Origins Debate

I’ve mentioned debates over evolution before, largely based on one of Nathaniel’s T&S posts.1 One of Nathaniel’s criticisms of typical polls (specifically the one by Pew Research) is the questions’ wording. Sociologist Jonathan Hill has recognized this as well and introduces in a recent piece in Christianity Today a new nationally representative survey called The National Study of Religion and Human Origins (NSRHO). The new poll asked about the following three propositions:

  1. Humans did not evolve from other species.
  2. God was involved in the creation of humans.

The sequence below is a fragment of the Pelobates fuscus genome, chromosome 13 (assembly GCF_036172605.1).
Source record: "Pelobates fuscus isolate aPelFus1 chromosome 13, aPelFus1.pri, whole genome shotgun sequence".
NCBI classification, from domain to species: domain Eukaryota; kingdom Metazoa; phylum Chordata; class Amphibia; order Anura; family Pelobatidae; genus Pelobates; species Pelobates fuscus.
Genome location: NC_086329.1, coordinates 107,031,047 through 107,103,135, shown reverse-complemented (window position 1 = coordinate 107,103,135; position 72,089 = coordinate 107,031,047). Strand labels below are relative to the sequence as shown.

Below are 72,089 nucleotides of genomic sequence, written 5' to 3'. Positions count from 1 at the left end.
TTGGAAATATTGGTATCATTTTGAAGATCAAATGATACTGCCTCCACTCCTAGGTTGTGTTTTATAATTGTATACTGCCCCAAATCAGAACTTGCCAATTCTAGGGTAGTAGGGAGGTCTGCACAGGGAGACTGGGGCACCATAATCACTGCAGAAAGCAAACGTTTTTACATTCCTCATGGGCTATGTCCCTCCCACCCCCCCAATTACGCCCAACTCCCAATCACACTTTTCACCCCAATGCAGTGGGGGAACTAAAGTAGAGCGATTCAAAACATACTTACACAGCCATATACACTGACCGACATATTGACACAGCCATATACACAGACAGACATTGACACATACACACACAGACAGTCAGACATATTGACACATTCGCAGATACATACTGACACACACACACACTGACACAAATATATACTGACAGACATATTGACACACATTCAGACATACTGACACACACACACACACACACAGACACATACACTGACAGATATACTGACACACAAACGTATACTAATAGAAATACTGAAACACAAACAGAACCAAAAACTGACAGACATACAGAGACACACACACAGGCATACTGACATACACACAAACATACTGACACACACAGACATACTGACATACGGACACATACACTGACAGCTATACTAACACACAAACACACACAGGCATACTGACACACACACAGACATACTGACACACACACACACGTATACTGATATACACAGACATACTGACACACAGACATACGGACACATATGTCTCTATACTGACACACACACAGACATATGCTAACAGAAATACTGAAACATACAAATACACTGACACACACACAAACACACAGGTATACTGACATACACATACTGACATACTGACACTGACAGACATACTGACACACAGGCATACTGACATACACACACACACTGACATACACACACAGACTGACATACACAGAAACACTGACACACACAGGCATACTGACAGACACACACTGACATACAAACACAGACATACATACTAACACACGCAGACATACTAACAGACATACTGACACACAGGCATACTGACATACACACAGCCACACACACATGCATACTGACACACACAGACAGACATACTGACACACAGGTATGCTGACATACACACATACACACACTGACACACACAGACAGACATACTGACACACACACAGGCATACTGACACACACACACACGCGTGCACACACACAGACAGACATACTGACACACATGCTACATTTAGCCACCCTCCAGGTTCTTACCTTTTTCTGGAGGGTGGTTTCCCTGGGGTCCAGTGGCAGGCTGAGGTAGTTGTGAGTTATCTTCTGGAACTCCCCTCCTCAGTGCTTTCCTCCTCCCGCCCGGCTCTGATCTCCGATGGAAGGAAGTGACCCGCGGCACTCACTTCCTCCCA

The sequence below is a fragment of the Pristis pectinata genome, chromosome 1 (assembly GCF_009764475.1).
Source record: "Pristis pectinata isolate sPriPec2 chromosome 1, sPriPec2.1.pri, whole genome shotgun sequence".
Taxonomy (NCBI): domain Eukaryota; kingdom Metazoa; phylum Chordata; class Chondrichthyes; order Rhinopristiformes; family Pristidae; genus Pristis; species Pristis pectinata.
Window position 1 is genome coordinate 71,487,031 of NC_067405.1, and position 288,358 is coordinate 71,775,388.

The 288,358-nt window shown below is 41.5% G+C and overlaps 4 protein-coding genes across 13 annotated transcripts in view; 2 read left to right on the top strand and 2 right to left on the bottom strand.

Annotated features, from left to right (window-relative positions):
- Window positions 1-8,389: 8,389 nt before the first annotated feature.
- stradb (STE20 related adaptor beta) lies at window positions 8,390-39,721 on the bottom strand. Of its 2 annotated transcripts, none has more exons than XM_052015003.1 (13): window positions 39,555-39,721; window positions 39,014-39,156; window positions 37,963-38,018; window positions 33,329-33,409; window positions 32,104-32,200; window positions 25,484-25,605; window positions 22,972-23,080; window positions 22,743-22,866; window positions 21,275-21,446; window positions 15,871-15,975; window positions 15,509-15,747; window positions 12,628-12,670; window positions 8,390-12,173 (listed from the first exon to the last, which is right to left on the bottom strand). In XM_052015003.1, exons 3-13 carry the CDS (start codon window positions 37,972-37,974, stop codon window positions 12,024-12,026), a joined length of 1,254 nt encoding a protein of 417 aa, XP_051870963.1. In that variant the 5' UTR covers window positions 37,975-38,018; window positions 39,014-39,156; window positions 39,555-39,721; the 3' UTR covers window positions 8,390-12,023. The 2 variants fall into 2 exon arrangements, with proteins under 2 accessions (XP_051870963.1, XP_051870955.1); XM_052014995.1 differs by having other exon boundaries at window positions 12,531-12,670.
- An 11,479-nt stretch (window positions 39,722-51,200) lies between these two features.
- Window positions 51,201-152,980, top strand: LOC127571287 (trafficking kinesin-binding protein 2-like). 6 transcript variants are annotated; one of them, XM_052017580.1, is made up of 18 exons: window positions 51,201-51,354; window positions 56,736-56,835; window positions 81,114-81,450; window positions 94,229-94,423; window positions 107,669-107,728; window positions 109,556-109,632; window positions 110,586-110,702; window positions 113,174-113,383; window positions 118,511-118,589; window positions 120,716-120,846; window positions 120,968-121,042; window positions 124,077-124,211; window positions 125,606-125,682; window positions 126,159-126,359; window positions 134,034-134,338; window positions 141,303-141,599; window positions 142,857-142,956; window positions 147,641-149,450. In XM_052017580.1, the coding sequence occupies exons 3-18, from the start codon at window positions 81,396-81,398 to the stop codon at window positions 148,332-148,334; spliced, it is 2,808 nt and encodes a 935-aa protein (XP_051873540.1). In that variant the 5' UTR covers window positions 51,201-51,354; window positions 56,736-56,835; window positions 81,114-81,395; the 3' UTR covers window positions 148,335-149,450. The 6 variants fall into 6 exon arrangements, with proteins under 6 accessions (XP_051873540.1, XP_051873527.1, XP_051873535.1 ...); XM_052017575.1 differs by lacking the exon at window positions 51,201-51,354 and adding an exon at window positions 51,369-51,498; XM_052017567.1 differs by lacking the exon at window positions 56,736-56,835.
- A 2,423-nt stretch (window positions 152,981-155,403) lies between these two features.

3. Humans were created within the last 10,000 years.

Hill explains that only “14 percent affirmed each of these beliefs, and only 10 percent were certain of their beliefs. Furthermore, only 8 percent claimed it was important to them to have the right beliefs about human origins…Nine percent believed humans evolved and that God played no part in the process, six percent held these beliefs with certainty, and less than four percent said their beliefs were important to them personally.”

“If only eight percent of respondents,” he continues, “are classified as convinced creationists whose beliefs are dear to them, and if only four percent are classified as atheistic evolutionists whose beliefs are dear to them, then perhaps Americans are not as deeply divided over human origins as polls have indicated. In fact, most Americans fall somewhere in the middle, holding their beliefs with varying levels of certainty.”

Check out the entire piece.